Originally Posted by skycheattraffic View Post

Apeydef, I can respect others' views and concede to their wishes but I can't help the way I feel - just like they can't. It's something that hits very close to home for me. I have two girls and had to work hard to nurse them both for different reasons. Anything that makes nursing harder or more isolating is another obstacle. Any obstacles I can remove I will remove. I think OP needs to take stock and figure out if she can live with this compromise. I know personally that it would continue to bother me. It's not the friend's fault. Sometimes people are compatible enough and make it work but sometimes they aren't. If its not wrong for the friend to ask for a warning so she and her kids can leave the room, why is it wrong for me to feel bothered by being friends with a mom who can't be around me with her kids when my baby is hungry?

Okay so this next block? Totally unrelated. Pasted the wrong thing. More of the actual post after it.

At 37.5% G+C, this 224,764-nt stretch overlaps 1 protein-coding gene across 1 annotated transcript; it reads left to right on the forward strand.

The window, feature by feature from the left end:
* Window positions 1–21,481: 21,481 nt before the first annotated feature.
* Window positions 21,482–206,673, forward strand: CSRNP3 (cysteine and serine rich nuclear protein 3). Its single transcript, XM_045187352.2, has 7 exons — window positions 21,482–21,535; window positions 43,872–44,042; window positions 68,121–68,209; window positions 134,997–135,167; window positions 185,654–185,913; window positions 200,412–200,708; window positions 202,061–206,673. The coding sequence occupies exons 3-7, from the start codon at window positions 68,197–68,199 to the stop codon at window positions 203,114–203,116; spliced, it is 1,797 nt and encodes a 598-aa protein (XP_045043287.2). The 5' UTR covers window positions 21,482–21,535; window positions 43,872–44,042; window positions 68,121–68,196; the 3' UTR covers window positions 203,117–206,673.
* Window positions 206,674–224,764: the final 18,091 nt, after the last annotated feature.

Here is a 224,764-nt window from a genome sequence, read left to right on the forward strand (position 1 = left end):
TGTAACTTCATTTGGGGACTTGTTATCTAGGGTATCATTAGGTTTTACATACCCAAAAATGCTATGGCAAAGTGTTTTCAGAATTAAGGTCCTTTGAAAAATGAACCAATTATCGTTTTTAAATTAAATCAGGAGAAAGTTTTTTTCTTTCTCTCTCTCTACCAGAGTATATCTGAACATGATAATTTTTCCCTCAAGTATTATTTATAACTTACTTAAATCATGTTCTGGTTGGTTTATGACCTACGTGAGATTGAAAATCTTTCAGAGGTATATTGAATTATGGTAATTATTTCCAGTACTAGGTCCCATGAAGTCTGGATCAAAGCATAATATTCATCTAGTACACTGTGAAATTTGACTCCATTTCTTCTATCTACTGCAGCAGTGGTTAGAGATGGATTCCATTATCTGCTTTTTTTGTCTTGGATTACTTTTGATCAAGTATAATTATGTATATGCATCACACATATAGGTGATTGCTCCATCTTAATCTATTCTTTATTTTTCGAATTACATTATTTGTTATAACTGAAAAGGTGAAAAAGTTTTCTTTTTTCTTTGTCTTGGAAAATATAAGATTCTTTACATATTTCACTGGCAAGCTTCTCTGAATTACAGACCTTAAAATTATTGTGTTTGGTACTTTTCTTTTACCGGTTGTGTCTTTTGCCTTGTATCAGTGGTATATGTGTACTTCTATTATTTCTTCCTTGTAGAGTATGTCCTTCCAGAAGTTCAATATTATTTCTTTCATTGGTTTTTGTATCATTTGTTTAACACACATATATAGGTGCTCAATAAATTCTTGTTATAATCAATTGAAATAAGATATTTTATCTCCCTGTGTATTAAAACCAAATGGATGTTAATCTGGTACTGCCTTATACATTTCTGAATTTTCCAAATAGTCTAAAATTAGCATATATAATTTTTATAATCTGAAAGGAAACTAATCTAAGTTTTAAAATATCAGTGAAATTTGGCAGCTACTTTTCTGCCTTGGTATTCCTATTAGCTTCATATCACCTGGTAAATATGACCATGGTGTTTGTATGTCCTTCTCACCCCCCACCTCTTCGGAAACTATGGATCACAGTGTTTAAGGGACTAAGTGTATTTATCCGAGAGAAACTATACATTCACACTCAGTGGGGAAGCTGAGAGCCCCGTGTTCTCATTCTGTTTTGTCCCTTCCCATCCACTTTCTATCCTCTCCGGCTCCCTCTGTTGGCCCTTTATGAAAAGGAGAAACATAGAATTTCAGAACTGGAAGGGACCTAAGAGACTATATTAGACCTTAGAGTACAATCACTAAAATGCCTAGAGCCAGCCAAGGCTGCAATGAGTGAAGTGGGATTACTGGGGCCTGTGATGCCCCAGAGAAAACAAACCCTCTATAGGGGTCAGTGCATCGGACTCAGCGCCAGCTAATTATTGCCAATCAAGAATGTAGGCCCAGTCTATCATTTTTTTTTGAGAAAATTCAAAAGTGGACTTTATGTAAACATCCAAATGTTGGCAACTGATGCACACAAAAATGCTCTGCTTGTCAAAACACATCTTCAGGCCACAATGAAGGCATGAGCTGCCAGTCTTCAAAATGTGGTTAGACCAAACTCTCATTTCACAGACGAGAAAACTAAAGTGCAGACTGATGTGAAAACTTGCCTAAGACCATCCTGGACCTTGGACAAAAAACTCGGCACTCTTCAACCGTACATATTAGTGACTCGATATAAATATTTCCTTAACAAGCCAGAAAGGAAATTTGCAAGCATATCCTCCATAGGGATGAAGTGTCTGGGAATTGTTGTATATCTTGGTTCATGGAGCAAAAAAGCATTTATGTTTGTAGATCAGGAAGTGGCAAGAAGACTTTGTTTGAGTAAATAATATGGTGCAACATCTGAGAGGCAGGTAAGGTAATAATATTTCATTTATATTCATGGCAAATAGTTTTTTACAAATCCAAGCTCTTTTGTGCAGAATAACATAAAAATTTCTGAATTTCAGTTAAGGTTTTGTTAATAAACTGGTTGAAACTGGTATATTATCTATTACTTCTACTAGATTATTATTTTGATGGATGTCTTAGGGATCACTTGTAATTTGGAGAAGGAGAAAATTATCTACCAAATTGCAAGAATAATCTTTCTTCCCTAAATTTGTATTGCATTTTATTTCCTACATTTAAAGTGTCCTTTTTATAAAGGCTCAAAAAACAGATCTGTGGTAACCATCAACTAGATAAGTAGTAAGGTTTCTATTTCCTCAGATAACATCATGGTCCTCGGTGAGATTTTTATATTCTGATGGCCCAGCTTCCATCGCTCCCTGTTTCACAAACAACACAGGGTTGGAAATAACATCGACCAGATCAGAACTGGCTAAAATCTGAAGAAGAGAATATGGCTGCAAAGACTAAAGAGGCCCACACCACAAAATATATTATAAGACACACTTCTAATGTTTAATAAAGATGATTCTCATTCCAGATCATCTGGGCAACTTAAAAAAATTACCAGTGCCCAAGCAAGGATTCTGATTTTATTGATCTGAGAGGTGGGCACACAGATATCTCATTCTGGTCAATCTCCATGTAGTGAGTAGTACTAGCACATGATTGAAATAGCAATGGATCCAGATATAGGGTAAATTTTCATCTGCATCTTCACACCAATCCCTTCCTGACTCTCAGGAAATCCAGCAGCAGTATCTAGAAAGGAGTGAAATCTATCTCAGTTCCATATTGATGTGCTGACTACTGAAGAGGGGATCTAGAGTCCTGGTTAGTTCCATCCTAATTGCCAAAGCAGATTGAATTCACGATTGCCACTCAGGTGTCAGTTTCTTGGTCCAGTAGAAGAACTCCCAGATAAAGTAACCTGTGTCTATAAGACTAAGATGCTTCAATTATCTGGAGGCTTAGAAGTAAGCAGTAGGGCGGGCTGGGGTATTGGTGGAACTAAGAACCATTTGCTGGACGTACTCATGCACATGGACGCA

But the friend didn't say that she wanted to leave, just that her sons. And if you've never had an 11 year old child you might not realize that they are often embarrassed my everything and anything.

I guess I just don't understand how some here can't understand and respect a mom for being honest. I don't think that forcing her sons to be in an environment that makes them uncomfortable just to normalize breast feeding is reasonable. Modesty isn't something to be ashamed of, I cannot understanding judging this mom just as I wouldn't judge a breast feeding mom who asked for a private place to feed her baby in a friend's home if that is what would make her more comfortable.
post #89 of 136
Yes her and I just discussed this if you read my previous posts....